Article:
Should the number of liquor licenses in Pa. be public information? A Cambria County lawmaker thinks so. So he’s suing the state
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Terry Mutchler thought Pennsylvania had made considerable progress since she became the first director of the state’s Office of Open Records in 2008.
Now, however, she’s not so sure.
“I thought we had come a long way, but maybe we haven’t,” Mutchler, who served as director for seven years, said in an interview for this column.
The case that has Mutchler wondering about the state’s progress on open records involves a right-to-know request by state Rep. Frank Burns, a Democrat who represents parts of Cambria and Somerset counties.
A senior member of the House Liquor Control Committee, Burns wanted to know the number of restaurant liquor licenses available in each county throughout Pennsylvania.
Burns said he was trying to get the information so he could learn more about legislation (HB1644) sponsored by Rep. Matthew D. Dowling, R-Fayette, which would significantly increase the number of restaurant liquor licenses in the state. The bill is now before the Liquor Control Committee.
Burns told me he was just trying to do his job.
“How could any elected official make an informed vote on this bill without knowing the number of restaurant licenses the LCB (Liquor Control Board) has to auction?” Burns asked. “We didn’t want to flood the market with additional licenses, hurting small business owners. The public didn’t elect us to guess when making decisions that affect them.”
Burns said he was stunned when the liquor board turned down his request so he took the matter to the Office of Open Records which ruled in his favor.
However, the liquor control board still refused to give up the information, appealing the ruling to the state Commonwealth Court.
Shawn Kelly, a spokesman for the board, defended the agencies’ decision to keep the records confidential.
“To preserve the short- and long-term value of licenses, we’ll refrain from commenting on the remaining pool of licenses that may be auctioned. We believe the information sought by Representative Burns is proprietary and trade secret, and that releasing it will have significant impact on the market.
“As such, we believe defending our position is responsible both to Pennsylvania taxpayers that benefit from our operations and to license holders looking to preserve the value of their licenses,” said Kelly in a statement released to the media.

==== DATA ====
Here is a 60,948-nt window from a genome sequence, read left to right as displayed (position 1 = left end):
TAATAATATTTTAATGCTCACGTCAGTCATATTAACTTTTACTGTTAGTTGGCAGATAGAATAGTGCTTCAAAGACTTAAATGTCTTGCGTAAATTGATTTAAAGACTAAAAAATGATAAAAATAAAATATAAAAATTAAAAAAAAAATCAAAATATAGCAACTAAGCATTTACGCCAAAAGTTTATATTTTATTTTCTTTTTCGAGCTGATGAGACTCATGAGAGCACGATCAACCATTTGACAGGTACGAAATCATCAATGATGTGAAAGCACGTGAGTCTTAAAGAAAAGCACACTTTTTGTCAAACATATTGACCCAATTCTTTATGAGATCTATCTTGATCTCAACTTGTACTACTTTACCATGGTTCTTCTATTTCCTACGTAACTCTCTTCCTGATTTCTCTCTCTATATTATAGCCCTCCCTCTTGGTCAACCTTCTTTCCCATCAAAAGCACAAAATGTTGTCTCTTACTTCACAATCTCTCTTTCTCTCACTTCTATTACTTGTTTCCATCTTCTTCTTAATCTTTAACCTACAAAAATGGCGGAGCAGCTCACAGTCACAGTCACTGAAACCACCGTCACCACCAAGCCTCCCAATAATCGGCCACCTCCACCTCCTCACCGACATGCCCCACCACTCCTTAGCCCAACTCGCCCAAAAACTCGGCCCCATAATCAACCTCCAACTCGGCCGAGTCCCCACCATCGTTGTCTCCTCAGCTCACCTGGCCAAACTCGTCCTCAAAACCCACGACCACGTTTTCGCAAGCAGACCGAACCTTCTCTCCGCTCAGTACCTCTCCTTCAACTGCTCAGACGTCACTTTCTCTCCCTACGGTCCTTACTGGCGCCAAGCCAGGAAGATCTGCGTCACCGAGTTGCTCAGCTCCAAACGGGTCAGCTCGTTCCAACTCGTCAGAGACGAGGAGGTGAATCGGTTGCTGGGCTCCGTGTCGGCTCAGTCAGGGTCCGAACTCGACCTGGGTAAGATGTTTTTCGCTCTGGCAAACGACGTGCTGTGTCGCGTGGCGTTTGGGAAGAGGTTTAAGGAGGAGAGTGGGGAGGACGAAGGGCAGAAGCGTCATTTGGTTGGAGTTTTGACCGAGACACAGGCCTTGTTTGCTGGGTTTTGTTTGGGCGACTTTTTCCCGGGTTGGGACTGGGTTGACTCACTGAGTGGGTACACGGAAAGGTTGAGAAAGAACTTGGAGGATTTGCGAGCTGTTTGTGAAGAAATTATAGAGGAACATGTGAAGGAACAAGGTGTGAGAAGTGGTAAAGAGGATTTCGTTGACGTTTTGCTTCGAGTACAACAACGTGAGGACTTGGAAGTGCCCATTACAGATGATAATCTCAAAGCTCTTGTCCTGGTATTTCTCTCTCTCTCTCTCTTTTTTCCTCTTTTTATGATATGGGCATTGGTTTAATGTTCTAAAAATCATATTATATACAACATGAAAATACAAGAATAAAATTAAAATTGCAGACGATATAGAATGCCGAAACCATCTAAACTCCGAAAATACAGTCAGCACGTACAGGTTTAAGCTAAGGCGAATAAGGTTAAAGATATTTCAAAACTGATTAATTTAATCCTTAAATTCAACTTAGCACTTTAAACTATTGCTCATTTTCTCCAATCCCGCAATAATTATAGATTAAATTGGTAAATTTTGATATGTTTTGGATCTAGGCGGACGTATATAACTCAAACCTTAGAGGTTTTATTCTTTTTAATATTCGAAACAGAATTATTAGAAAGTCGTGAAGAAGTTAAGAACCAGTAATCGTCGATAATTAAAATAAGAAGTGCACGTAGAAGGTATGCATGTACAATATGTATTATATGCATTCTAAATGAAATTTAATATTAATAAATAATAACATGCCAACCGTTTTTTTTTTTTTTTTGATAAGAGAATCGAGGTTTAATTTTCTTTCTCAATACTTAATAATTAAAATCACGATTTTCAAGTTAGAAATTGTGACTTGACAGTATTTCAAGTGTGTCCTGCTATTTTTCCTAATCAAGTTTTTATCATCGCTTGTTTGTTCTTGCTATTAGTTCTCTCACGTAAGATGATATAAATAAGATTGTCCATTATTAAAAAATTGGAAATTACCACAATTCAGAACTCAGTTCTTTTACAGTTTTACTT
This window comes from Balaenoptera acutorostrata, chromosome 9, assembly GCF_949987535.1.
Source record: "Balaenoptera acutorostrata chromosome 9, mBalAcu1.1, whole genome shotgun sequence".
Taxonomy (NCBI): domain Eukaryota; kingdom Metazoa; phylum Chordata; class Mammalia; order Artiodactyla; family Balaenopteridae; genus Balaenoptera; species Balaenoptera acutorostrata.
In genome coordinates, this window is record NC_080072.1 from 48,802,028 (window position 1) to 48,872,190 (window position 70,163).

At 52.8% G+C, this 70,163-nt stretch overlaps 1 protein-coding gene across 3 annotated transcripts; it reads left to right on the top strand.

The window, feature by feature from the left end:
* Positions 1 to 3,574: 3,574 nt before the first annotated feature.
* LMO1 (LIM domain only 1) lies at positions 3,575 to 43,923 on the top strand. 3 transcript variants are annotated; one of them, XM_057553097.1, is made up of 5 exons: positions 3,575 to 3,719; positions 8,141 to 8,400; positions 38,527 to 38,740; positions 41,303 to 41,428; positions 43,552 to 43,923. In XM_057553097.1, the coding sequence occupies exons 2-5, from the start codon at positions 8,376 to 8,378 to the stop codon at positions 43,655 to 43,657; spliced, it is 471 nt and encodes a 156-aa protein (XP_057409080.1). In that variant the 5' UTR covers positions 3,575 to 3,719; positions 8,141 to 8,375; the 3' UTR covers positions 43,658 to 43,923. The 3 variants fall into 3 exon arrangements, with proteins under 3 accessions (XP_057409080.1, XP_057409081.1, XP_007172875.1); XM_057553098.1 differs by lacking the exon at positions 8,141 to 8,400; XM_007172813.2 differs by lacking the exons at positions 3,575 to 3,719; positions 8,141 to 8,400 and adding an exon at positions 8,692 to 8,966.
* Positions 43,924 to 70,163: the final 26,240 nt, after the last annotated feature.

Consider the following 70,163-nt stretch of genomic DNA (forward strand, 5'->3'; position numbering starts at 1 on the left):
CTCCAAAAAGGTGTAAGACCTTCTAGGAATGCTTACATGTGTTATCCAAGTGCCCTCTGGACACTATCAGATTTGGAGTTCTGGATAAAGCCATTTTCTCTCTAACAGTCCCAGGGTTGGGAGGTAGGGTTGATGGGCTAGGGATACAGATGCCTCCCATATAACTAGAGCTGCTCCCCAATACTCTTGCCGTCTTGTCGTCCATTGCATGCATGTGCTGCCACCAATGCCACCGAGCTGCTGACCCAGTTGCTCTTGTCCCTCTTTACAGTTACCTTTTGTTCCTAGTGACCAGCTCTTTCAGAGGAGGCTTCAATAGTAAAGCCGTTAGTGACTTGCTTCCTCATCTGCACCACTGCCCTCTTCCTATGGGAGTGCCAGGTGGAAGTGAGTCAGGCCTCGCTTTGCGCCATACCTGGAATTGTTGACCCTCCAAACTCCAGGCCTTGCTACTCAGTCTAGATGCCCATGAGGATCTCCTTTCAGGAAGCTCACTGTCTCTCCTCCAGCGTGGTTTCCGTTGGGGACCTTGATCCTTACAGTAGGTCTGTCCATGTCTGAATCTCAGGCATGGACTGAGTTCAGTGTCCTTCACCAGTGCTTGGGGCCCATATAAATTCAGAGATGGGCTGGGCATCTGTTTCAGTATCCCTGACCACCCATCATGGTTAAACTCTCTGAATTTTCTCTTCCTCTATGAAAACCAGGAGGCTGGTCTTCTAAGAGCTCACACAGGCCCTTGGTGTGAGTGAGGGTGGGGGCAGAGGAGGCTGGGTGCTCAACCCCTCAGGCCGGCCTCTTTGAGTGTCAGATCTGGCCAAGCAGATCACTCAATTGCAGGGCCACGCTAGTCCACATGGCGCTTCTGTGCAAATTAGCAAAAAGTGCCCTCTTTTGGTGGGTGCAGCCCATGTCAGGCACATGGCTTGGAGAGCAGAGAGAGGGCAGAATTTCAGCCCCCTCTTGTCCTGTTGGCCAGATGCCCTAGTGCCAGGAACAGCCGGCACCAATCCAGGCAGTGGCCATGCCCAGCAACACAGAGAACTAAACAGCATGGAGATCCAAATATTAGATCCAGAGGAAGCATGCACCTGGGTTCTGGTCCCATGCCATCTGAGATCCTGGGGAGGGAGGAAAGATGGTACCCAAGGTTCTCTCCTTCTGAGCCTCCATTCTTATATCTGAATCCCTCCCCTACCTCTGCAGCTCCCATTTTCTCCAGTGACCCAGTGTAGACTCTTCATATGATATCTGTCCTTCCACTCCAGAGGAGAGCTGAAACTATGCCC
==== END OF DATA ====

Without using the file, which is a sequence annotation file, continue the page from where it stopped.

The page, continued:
The statement infuriated Burns.
“I thought I was making a simple request and now they’re talking about trade secrets and proprietary interests. It’s like we’re dealing with a Wall Street company instead of a state agency,” he fumed.
Forced to pay an attorney on his own, Burns hired Mutchler to handle his case before Commonwealth Court.
“ I can think of no one better qualified than Terry Mutchler to take up this fight for transparent state government,” Burns said. “She is synonymous with Pennsylvania open records.
“I know firsthand that Terry has the passion to do what’s right and the legal know-how to handle my case effectively,” Burns said. “I was hoping the LCB would see the light and this wouldn’t go to court. But since they chose this route, I’ve hired the best person that I could possibly find. Unlike the LCB, I won’t be paying my attorney using taxpayer dollars.”
Mutchler credited Burns for continuing the fight for open records without using taxpayers money.
“Frank Burns should be commended for paying his legal fees out of his own pocket,” said Mutchler. “What he’s doing is far different from the LCB which is using taxpayers to fight a case I can’t see them winning.
“We’re not talking about something on the cutting edge here,” said Mutchler. “This is crystal clear. This is one of the most basic public records. Taxpayers should definitely be entitled know the number of liquor licenses in every county.
Mutchler also credited the Office of Open Records for thoroughly researching the LCB issue before ruling against the agency.
“I thought the OOR did a great job in dismantling the legal arguments raised by the LCB,” added Mutchler. “It was very well researched and written.”
Mutchler said she’s hoping to sit down with some of the more experienced lawyers at the LCB and try to reach a settlement before the case goes to Commonwealth Court, costing taxpayers even more money.
However, Sean refused to comment on whether the LCB would be willing to meet with Mutchler to work out a settlement.
“The statement speaks for itself, and we’ll have no further comment,” said Kelly.
Last week, Burns asked Gov. Tom Wolf to file a “friend of the court” brief in support of his legal battle.
“As someone who shares my belief in transparent government, I hope you also share my belief that an agency that works for, and is paid by, state taxpayers should not be keeping ‘trade secrets,”’ said Burns.
Burns maintained that Wolf is in a “strong position to reason with the LCB,” since the governor recently appointed Mary Isenhour, his former chief of staff and senior campaign adviser, as a paid member of the agency’s governing board.
“As someone who has made transparent government a priority since day one of your administration, I believe your expertise in this area and status as a champion of transparency would be invaluable in this fight,” Burns concluded.
Wolf’s office couldn’t be reached for comment.
Capital-Star Opinion contributor Mark O’Keefe, of Mechanicsburg, Pa., is the former Editorial Page Editor of the Uniontown Herald-Standard. His work appears biweekly.
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